3. Setting up an Apache VirtualHost for your site

So your chosen domain now links back to your own computer. What now?

We need to create a new VirtualHost in WampServer’s Apache. In WampServer (and most other website hosting programs), Apache is responsible for serving content over HTTP, and a VirtualHost has to be created for every domain that Apache is expected to serve.

a. Creating a VirtualHost

To create a new VirtualHost, we need to:

  1. Find WampServer’s Apache configuration files for VirtualHosts, which, for my computer, is at C:\wamp64\bin\apache\apache2.4.51\conf\extra\httpd-vhosts. Your install directory may be slightly different, depending on where you install it, as well as the Apache version that is installed.
  2. Specify the domain that we just made a loopback for, and point it to the URL’s webroot.

To open the httpd-vhosts file, we need to open the file with a suitable text editor. If you have a dedicated code editor like Notepad++, Sublime Text or Visual Studio Code, you can open the file with these programs (via Right-click > Open with, then selecting the program). Otherwise, you can also use Notepad to open the file.

Add the following lines below to define a new VirtualHost in Apache. Remember to also replace the highlighted sections with your own website domain:

C:\wamp64\bin\apache\apache2.4.51\conf\extra\httpd-vhosts

<VirtualHost *:80>
  ServerName YourSiteNameHere.com
  ServerAlias www.YourSiteNameHere.com
  DocumentRoot "${INSTALL_DIR}/www"
  <Directory "${INSTALL_DIR}/www/">
    Options +Indexes +Includes +FollowSymLinks +MultiViews
    AllowOverride All
    Require local
  </Directory>
</VirtualHost>

Below is a table explaining what each of the lines mean:

InstructionDescription
<VirtualHost *:80>Creates a new VirtualHost that responds to all (*) IP addresses on port 80 (HTTP port).
ServerNameSpecifies the main domain that this VirtualHost responds to.
ServerAliasSpecifies any other domains that this VirtualHost responds to. You can put multiple domains here, separated by a space, or leave this out if you don’t have any other aliases. This is usually used to specify which other domains should also direct to your VirtualHost.
DocumentRootSpecify the webroot (which folder the VirtualHost look for files in) of the VirtualHost. ${INSTALL_DIR} is where WampServer is installed (by default, it is at C:\wamp64)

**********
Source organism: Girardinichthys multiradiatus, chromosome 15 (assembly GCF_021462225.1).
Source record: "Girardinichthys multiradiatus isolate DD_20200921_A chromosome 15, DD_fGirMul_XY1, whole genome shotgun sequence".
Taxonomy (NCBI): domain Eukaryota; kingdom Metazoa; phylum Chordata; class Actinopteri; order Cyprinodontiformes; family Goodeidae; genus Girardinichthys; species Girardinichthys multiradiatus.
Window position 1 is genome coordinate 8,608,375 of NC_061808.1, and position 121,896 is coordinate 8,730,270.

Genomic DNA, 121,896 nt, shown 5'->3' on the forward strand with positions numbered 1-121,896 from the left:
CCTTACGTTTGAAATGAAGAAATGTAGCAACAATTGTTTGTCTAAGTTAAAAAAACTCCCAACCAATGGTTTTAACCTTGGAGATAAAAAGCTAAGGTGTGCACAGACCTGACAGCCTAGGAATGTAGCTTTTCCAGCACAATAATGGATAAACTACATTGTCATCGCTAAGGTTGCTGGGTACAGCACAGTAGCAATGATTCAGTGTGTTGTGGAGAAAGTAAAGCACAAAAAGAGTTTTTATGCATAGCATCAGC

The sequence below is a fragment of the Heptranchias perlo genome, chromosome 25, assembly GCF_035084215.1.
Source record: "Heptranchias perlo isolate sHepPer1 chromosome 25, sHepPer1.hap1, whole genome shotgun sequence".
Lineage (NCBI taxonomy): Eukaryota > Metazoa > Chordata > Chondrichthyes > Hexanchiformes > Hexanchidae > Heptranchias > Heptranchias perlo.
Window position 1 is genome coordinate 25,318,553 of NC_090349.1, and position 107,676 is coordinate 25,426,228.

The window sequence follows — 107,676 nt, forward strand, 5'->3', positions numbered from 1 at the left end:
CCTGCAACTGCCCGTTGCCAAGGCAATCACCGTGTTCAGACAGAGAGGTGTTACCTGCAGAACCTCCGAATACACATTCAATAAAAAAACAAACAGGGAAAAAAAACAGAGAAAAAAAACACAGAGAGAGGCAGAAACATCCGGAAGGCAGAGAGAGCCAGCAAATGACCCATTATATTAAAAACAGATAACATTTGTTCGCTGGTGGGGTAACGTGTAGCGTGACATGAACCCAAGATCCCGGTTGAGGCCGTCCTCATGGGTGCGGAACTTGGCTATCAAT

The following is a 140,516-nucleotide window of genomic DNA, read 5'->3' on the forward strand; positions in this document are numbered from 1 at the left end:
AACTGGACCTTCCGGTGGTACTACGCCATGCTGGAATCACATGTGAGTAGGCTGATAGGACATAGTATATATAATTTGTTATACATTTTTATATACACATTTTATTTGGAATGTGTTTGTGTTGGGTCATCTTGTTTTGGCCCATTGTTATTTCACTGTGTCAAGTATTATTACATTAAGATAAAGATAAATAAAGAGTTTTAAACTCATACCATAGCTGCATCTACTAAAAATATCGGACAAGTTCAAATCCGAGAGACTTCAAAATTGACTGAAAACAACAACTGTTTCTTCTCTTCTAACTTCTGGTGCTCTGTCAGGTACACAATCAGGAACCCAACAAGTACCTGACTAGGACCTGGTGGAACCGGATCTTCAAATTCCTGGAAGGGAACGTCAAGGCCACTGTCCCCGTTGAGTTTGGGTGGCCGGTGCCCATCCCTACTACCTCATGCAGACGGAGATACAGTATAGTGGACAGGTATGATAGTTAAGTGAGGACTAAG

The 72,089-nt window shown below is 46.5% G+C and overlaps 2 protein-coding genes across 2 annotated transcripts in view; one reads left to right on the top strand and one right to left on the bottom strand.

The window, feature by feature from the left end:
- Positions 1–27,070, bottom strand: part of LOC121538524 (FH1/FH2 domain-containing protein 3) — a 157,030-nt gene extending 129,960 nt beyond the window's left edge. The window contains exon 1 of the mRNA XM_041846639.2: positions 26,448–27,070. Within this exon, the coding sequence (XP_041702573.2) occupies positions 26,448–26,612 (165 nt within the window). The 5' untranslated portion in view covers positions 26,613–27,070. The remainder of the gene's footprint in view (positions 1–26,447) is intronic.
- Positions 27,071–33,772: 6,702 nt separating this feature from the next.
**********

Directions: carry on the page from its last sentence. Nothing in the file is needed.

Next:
<Directory "${INSTALL_DIR}/www/">Specify rules that control how Apache manages the stated folder. The rules within the tag here maximise the accessibility of the files in the stated folder, but makes it accessible only if you are connecting to the server locally (i.e. 127.0.0.1, ::1 or localhost).

b. Having multiple VirtualHosts

You can add as many VirtualHost entries as you want; if you want your WampServer to handle a lot of sites, you can add multiple VirtualHost entries to it.

<VirtualHost *:80>
  ServerName YourSiteNameHere.com
  ServerAlias www.YourSiteNameHere.com
  DocumentRoot "${INSTALL_DIR}/www"
  <Directory "${INSTALL_DIR}/www/">
    Options +Indexes +Includes +FollowSymLinks +MultiViews
    AllowOverride All
    Require local
  </Directory>
</VirtualHost>

<VirtualHost *:80>
  ServerName MySiteNameThere.com
  DocumentRoot "${INSTALL_DIR}/www"
  <Directory "${INSTALL_DIR}/www/">
    Options +Indexes +Includes +FollowSymLinks +MultiViews
    AllowOverride All
    Require local
  </Directory>
</VirtualHost>

Remember to add a loopback entry for the additional domains into the hosts file too.

4. Troubleshooting common issues

Sometimes, after setting up your configurations, you will run into some issues.

a. WampServer can no longer start

If WampServer was starting before you added these configurations, but is unable to start now, then it is likely that you have syntax errors in your httpd-vhosts file. Double-check the file and see if you are missing any closing brackets or tags, or if you have misspelled any of the terms.

It is also possible that WampServer is unable to start because another application is using one of the ports that WampServer usually uses, like ports 80, 443 or 3306, but this is unlikely unless WampServer was already not starting before you configured your VirtualHost file. If you want to check if your ports are closed, you can refer to this article that troubleshoots for XAMPP’s Apache, or this article that troubleshoots for XAMPP’s MySQL not starting, as they cover how to release the ports that these 2 applications (which WampServer also uses) need.

b. The hosts file cannot be edited

If you are unable to save to your hosts file, or if the file is not updating even after you save the file, that means your hosts file cannot be edited. In such a case, you need to open the file from Command Prompt run as an administrator to edit the file. If you access the file via the File Explorer, you will run into issues when trying to edit the file.

To check that the Command Prompt is being run as an administrator, check that the default directory of the Command Prompt is as follows:

C:\Windows\system32>

If you open your Command Prompt and this is displayed, that means it is being run as administrator. Now you can follow the steps in the earlier segment to find and edit the hosts file.

c. Loopback is not working after domain is added in the hosts file

The hosts file usually updates instantly, but in some computers, it may not immediately register for various reasons. If you can still access the site after the hosts file has been updated, try these steps:

  1. Double-check the hosts file. Make sure you have entered both the 127.0.0.1 and ::1 lines, and make sure your website URL is entered correctly.
  2. Sometimes, there may be a DNS cache preventing the hosts file from updating. In order to get rid of the cache, you can try entering the following line in your Command Prompt to get rid of any potential DNS cache: ipconfig /flushdns
  3. If the above 2 tips do not work, I recommend the classic trick, restarting your computer.

If restarting also did not work, you can have a look at this Stack Overflow topic, which contains many more tricks you can use to troubleshoot what is wrong with your hosts file.

5. Conclusion

If we missed anything in this article, or if you have troubleshooting tips you want to share for common problems people run into when working with WampServer, do leave us a comment below.